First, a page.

Compared to the older generations, modern-day web-based writers are very lucky. Most of the tedious and time consuming research part of writing is now available from the comfort of the keyboard. We just type our queries and the hordes of results will appear before our screen.
But research is more than just collecting data. It’s also about compiling and presenting the results. So far, I’m happy with my data collecting method, but many MakeUseOf readers have pointed out that for formal writing like academic writing, the Zotero research tool IS the unquestionable ultimate tool.
More Stable Versus More Features
The main page of the Zotero site has a short video tutorial which explains virtually everything that one needs to know about using the Zotero research tool. First time users should watch the tutorial to get acquainted with this research tool.
Currently, there are two versions of Zotero available. There’s the latest stable version 1.0.10 and there’s beta version 2.0b7.6 with more features. If you consider yourself a play-it-safe kind of person, you should stick with the stable. Otherwise, choose the beta.
There’s a slight possibility of data loss in the beta version due to the still ongoing development of the synchronization feature. But with a good backup routine, this minor flaw should pose no threat at all.
Those who are willing to take the risk will be rewarded with many new features such as synchronization ability, compatibility with more word processors, and more collaboration options. The complete features list can be found here along with plugins to make the Zotero word processor friendly.
Synchronizing Zotero’s Research Data
As mentioned above, if you are one of the Zotero v. 2 beta testers, you can enjoy the synchronization feature. But to use the feature, you need to register for a new Zotero account.
After the usual process of registering, you can start using the feature by attaching your Zotero installation to the account. Open Zotero by clicking the logo at the bottom right of your browser, or by using the default shortcut: Command + Shift + Z.
Then open Zotero Preferences and click Sync > Settings. Put down your account information there.
If you are working with several computers, you have to insert your account information to each Zotero installation in every computer.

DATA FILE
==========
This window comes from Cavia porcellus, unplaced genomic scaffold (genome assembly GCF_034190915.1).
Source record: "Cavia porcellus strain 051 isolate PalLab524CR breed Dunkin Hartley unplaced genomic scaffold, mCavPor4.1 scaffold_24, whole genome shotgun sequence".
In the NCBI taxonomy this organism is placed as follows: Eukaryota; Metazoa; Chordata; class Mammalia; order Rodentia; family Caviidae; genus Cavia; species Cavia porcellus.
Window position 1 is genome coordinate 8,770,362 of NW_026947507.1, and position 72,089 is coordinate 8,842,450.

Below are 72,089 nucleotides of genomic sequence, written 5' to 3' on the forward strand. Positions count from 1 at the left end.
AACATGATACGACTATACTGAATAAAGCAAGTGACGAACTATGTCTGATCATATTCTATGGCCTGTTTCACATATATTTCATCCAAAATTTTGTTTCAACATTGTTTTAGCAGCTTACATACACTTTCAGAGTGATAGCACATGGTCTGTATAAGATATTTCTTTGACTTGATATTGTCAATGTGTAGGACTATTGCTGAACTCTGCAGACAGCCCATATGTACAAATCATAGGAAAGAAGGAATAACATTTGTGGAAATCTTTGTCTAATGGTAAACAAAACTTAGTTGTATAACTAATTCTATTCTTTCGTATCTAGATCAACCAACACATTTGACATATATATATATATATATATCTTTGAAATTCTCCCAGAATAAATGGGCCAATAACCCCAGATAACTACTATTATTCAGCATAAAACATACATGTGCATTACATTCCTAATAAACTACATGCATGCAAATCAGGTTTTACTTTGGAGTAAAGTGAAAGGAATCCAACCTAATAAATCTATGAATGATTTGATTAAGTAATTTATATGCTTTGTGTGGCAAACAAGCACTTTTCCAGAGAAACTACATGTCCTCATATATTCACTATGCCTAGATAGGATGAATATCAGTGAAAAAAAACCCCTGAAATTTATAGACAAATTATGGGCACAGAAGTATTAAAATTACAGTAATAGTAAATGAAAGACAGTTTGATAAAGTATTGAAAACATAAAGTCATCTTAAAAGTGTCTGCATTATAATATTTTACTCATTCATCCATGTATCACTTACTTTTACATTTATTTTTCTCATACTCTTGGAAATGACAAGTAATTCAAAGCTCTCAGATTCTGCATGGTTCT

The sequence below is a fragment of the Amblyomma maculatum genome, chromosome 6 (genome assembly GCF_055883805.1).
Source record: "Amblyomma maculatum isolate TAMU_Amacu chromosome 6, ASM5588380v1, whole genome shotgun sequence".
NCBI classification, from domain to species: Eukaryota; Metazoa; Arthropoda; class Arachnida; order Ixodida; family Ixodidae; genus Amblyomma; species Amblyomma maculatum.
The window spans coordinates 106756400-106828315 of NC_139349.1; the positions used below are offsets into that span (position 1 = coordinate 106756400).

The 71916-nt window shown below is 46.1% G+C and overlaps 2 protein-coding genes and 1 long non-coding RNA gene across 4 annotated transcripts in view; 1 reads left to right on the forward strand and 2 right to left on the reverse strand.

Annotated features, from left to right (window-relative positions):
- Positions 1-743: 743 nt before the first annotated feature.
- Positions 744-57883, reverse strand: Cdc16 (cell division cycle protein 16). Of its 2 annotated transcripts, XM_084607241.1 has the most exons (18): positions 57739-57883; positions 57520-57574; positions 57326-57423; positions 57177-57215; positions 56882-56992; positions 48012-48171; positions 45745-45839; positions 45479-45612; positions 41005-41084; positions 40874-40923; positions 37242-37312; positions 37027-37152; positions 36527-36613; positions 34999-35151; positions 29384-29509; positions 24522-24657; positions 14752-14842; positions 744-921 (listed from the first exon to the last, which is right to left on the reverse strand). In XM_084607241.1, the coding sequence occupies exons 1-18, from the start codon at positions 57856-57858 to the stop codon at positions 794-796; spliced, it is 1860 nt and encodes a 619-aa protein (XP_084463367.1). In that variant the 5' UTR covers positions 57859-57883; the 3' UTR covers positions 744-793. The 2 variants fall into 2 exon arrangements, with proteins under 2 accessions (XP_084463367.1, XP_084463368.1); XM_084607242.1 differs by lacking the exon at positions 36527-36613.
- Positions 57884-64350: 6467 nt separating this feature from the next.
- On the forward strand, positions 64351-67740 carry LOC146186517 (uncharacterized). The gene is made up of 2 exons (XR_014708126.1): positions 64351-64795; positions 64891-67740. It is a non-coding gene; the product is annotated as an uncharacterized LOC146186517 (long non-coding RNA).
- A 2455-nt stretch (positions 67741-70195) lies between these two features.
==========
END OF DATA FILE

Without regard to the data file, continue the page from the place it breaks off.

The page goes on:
Enhancing Zotero With Dropbox
The above method only works for v.2 users. There’s another way to synchronize your Zotero data between computers that can be used by both v.1 and v.2 users: using help from Dropbox.
Zotero puts its data in a folder. By default, this folder is inside the Firefox Profile directory and is accessible only by Firefox.
Dropbox users can utilize this free service to sync and backup Zotero data using the method similar to the one described in this article. Basically, all you need to do is move the data folder to a location inside Dropbox folder and set Zotero installations in another computers to use that specific Dropbox folder to store the data.
Pointing Zotero data storage to a different location can be done from the Preference window. Go to the Advanced pane and click “Choose” under the “Data Directory Location“. Browse and open the new location (the folder inside Dropbox folder).
Aside from the compatibility with v.1 and the automatic synchronizations and backups, using independent location to store Zotero data has another benefit. The data is also available to be used by another browser: Flock.
Flock is compatible with all of Firefox extensions. Meaning: you can also install Zotero under Flock. Independent location means that the data can be accessed simultaneously by Firefox and Flock. This is good news for all of you Flock lovers out there.
I’ve just started using the Zotero research tool, so there are still many things to learn. Veteran Zotero users, share your tips, comments and opinions in the comments below.